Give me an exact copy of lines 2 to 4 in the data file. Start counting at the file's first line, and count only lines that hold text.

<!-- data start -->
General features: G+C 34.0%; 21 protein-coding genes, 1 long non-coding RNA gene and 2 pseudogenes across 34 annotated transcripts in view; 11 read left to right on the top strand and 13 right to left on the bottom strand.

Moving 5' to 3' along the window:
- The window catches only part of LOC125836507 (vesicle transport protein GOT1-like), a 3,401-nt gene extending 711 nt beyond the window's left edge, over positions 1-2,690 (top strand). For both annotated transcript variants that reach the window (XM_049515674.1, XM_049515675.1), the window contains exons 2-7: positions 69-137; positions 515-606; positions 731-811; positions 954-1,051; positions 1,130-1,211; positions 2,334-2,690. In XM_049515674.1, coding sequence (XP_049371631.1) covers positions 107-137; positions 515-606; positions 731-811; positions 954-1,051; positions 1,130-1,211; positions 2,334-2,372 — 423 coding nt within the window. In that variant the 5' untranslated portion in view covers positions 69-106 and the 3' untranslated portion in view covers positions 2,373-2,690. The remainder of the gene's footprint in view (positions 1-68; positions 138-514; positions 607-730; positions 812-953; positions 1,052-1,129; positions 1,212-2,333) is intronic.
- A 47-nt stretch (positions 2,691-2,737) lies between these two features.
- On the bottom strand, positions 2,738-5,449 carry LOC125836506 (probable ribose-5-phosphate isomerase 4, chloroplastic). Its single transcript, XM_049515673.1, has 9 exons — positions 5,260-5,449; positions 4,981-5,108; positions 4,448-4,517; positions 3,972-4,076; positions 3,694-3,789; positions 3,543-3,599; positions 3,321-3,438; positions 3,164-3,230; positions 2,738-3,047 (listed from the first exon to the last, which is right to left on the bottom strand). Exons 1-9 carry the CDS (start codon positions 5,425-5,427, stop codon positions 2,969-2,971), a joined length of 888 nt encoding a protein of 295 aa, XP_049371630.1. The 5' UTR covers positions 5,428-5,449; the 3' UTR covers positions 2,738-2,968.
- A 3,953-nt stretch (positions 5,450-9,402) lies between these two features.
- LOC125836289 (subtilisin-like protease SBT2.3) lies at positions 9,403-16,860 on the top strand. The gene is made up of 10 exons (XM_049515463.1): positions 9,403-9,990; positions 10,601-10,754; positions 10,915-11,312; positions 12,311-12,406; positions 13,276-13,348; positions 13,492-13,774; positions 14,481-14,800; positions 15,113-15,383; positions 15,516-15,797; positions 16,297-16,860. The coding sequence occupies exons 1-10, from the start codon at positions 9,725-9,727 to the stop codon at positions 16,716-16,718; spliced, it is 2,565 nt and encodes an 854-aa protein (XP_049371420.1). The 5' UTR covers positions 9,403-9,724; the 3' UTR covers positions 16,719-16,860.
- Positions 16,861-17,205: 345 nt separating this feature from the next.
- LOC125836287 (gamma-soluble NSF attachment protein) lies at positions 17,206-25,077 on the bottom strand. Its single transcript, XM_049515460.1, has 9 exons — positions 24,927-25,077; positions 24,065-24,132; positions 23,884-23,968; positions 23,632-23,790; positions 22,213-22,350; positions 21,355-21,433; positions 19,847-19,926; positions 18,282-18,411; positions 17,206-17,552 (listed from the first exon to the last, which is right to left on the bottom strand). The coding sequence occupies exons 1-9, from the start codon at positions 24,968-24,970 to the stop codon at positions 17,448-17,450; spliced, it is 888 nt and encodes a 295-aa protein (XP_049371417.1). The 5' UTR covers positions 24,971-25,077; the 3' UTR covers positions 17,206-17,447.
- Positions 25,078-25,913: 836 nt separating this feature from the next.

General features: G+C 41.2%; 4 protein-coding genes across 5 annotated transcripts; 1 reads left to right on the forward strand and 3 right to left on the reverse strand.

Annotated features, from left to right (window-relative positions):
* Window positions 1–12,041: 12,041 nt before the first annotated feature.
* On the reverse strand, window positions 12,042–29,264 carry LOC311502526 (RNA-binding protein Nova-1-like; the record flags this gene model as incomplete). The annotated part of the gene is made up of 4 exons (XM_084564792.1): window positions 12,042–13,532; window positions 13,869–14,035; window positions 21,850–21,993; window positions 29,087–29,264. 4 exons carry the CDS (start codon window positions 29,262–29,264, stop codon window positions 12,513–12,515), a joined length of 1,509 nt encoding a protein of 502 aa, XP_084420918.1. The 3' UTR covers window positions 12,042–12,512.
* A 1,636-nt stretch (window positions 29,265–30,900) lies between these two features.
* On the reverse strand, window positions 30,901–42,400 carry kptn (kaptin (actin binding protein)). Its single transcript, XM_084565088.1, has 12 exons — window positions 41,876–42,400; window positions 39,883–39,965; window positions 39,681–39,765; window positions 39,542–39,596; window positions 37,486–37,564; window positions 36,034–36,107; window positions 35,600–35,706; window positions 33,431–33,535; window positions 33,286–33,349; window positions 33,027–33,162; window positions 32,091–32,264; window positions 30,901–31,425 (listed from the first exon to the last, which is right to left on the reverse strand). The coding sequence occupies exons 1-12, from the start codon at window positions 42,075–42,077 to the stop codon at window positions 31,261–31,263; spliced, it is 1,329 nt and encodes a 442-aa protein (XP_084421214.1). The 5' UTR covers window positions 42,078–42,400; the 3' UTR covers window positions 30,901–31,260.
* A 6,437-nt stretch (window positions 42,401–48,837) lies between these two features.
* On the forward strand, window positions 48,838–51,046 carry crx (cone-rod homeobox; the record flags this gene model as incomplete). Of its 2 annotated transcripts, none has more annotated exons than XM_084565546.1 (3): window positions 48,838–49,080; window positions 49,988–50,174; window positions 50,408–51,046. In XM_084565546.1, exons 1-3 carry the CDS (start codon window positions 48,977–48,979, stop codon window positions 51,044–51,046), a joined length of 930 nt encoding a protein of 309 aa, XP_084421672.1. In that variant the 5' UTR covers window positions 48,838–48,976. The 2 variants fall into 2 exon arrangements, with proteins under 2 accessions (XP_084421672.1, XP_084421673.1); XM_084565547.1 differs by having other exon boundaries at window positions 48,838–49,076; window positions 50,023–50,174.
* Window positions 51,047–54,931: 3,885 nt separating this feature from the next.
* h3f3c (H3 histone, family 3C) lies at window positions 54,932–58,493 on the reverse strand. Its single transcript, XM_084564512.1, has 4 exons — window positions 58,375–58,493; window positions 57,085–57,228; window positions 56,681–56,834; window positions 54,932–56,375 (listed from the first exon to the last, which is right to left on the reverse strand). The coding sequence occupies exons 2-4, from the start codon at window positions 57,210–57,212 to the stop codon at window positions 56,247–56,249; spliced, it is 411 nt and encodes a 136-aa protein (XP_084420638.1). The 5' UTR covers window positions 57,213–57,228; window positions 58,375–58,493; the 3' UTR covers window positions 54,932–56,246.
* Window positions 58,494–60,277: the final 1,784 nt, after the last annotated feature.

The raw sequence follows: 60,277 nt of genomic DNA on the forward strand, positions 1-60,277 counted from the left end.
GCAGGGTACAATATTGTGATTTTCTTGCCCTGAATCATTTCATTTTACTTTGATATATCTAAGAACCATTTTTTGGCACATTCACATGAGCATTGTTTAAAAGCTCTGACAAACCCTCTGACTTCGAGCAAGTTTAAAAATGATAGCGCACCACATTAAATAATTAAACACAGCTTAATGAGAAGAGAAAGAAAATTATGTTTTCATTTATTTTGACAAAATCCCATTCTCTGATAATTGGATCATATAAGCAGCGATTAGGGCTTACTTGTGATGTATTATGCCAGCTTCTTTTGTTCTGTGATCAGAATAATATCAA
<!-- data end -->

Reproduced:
Moving 5' to 3' along the window:
- The window catches only part of LOC125836507 (vesicle transport protein GOT1-like), a 3,401-nt gene extending 711 nt beyond the window's left edge, over positions 1-2,690 (top strand). For both annotated transcript variants that reach the window (XM_049515674.1, XM_049515675.1), the window contains exons 2-7: positions 69-137; positions 515-606; positions 731-811; positions 954-1,051; positions 1,130-1,211; positions 2,334-2,690. In XM_049515674.1, coding sequence (XP_049371631.1) covers positions 107-137; positions 515-606; positions 731-811; positions 954-1,051; positions 1,130-1,211; positions 2,334-2,372 — 423 coding nt within the window. In that variant the 5' untranslated portion in view covers positions 69-106 and the 3' untranslated portion in view covers positions 2,373-2,690. The remainder of the gene's footprint in view (positions 1-68; positions 138-514; positions 607-730; positions 812-953; positions 1,052-1,129; positions 1,212-2,333) is intronic.
- A 47-nt stretch (positions 2,691-2,737) lies between these two features.